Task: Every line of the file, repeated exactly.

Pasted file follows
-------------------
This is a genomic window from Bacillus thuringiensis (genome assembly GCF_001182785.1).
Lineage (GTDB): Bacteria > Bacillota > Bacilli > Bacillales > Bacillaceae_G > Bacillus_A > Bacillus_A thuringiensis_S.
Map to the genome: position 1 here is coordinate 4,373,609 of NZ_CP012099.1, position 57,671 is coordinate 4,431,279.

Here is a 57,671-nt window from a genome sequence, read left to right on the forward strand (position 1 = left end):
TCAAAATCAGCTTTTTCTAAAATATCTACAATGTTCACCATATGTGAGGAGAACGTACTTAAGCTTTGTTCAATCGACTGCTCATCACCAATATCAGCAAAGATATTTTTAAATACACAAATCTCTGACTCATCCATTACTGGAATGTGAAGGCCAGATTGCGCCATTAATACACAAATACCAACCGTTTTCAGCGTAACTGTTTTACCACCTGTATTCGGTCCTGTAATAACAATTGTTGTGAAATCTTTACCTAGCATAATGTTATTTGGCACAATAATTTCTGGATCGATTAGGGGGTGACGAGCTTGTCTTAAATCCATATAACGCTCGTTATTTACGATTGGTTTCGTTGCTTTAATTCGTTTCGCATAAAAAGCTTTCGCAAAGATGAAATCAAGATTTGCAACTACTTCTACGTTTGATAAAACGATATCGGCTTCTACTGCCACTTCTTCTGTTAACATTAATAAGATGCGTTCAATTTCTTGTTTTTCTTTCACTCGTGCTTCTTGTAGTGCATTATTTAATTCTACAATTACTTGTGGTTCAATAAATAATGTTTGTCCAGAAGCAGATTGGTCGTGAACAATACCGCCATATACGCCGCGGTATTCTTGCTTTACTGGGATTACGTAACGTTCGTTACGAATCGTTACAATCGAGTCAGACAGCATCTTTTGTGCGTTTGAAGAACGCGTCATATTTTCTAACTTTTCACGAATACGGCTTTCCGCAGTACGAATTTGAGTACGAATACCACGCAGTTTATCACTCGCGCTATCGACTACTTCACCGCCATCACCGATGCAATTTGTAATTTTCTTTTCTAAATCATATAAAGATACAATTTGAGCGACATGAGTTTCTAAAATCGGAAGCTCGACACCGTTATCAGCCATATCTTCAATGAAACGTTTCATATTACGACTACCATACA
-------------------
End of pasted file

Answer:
This is a genomic window from Bacillus thuringiensis (genome assembly GCF_001182785.1).
Lineage (GTDB): Bacteria > Bacillota > Bacilli > Bacillales > Bacillaceae_G > Bacillus_A > Bacillus_A thuringiensis_S.
Map to the genome: position 1 here is coordinate 4,373,609 of NZ_CP012099.1, position 57,671 is coordinate 4,431,279.

Here is a 57,671-nt window from a genome sequence, read left to right on the forward strand (position 1 = left end):
TCAAAATCAGCTTTTTCTAAAATATCTACAATGTTCACCATATGTGAGGAGAACGTACTTAAGCTTTGTTCAATCGACTGCTCATCACCAATATCAGCAAAGATATTTTTAAATACACAAATCTCTGACTCATCCATTACTGGAATGTGAAGGCCAGATTGCGCCATTAATACACAAATACCAACCGTTTTCAGCGTAACTGTTTTACCACCTGTATTCGGTCCTGTAATAACAATTGTTGTGAAATCTTTACCTAGCATAATGTTATTTGGCACAATAATTTCTGGATCGATTAGGGGGTGACGAGCTTGTCTTAAATCCATATAACGCTCGTTATTTACGATTGGTTTCGTTGCTTTAATTCGTTTCGCATAAAAAGCTTTCGCAAAGATGAAATCAAGATTTGCAACTACTTCTACGTTTGATAAAACGATATCGGCTTCTACTGCCACTTCTTCTGTTAACATTAATAAGATGCGTTCAATTTCTTGTTTTTCTTTCACTCGTGCTTCTTGTAGTGCATTATTTAATTCTACAATTACTTGTGGTTCAATAAATAATGTTTGTCCAGAAGCAGATTGGTCGTGAACAATACCGCCATATACGCCGCGGTATTCTTGCTTTACTGGGATTACGTAACGTTCGTTACGAATCGTTACAATCGAGTCAGACAGCATCTTTTGTGCGTTTGAAGAACGCGTCATATTTTCTAACTTTTCACGAATACGGCTTTCCGCAGTACGAATTTGAGTACGAATACCACGCAGTTTATCACTCGCGCTATCGACTACTTCACCGCCATCACCGATGCAATTTGTAATTTTCTTTTCTAAATCATATAAAGATACAATTTGAGCGACATGAGTTTCTAAAATCGGAAGCTCGACACCGTTATCAGCCATATCTTCAATGAAACGTTTCATATTACGACTACCATACA